Farmer suicide rates rising


This doesn’t bode well for our food supply:

“Think about trying to live today on the income you had 15 years ago.” That’s how agriculture expert Chris Hurt describes the plight facing U.S. farmers today.

The unequal economy that’s emerged over the past decade, combined with patchy access to health care in rural areas, have had a severe impact on the people growing America’s food. Recent data shows just how much. Farmers are dying by suicide at a higher rate than any other occupational group, according to the Centers for Disease Control and Prevention (CDC).

The suicide rate in the field of farming, fishing and forestry is 84.5 per 100,000 people — more than five times that of the population as a whole. That’s even as the nation overall has seen an increase in suicide rates over the last 30 years.

The CDC study comes with a few caveats. It looked at workers over 17 different states, but it left out some major agricultural states, like Iowa. And the occupational category that includes these workers includes small numbers of workers from related occupational groups, like fishing and forestry. (However, agricultural workers make up the vast majority of the “farming, fishing and forestry” occupational group.)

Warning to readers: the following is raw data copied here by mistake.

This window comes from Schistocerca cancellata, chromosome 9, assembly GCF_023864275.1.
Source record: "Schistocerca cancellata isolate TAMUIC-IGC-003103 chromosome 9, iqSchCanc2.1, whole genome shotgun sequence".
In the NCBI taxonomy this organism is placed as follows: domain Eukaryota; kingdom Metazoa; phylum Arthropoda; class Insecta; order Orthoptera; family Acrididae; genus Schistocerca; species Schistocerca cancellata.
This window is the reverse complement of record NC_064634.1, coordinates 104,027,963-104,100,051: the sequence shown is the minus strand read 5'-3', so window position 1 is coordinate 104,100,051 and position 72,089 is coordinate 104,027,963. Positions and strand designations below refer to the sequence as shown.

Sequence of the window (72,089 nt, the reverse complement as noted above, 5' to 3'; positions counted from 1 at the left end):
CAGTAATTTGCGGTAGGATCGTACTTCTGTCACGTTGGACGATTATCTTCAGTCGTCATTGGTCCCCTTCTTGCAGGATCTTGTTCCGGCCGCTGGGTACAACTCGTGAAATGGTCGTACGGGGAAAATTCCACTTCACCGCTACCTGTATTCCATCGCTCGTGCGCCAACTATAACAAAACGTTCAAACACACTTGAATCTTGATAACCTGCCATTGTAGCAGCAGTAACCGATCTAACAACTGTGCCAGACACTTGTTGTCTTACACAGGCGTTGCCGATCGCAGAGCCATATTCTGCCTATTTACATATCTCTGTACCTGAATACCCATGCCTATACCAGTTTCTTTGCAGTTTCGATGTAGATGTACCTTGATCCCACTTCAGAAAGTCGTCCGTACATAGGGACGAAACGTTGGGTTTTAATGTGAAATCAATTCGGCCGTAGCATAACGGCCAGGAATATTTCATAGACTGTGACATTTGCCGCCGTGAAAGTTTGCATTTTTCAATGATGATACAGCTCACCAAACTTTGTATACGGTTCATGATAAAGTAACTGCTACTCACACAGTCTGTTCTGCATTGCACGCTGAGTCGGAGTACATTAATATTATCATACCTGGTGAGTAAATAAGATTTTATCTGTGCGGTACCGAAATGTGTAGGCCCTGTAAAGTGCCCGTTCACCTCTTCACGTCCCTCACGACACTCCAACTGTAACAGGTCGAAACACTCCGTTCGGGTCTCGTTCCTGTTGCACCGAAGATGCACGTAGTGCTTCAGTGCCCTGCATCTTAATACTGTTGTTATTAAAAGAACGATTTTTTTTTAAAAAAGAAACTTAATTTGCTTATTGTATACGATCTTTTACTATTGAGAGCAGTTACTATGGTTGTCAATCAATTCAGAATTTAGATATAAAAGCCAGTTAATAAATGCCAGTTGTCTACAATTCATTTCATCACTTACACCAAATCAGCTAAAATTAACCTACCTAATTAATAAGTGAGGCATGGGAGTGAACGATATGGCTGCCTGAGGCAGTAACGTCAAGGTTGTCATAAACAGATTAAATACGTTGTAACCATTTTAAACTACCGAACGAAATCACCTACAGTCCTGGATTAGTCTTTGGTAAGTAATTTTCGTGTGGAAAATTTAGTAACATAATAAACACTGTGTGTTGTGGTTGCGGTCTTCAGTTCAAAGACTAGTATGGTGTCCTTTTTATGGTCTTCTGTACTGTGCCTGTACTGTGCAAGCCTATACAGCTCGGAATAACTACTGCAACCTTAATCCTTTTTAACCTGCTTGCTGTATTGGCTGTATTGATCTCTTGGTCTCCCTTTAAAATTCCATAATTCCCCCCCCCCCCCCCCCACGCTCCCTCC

However, the figures in the CDC study mirror other recent findings. Rates of suicide have risen fastest, and are highest, in rural areas, the CDC found in a different study released earlier this month. Other countries have seen this issue, too — including India, where 60,000 farmer suicides have been linked to climate change.

One thought on “Farmer suicide rates rising

  1. In 1983 Ronald Reagan and Tip O’Neil got together and passed the Social Security Reform Act.
    This legislation doubled the social security tax and was meant to fully fund retirement for the Baby Boomers

    Unfortunately, the neo-liberals have been in-charge of the government since then.

    As a consequence the social security trust fund which was projected to have a $7 trillion surplus by 2034, has only a $3 trillion surplus today, and will never reach that $7 trillion goal.

    NAFTA and other trade agreements created higher then normal unemployment and much lower wages and that impacted the social security trust fund negatively.

    Let’s pray that farmers stop committing suicide and that retired Baby Boomers don’t start offing themselves in large numbers because their benefits have been cut.

Comments are closed.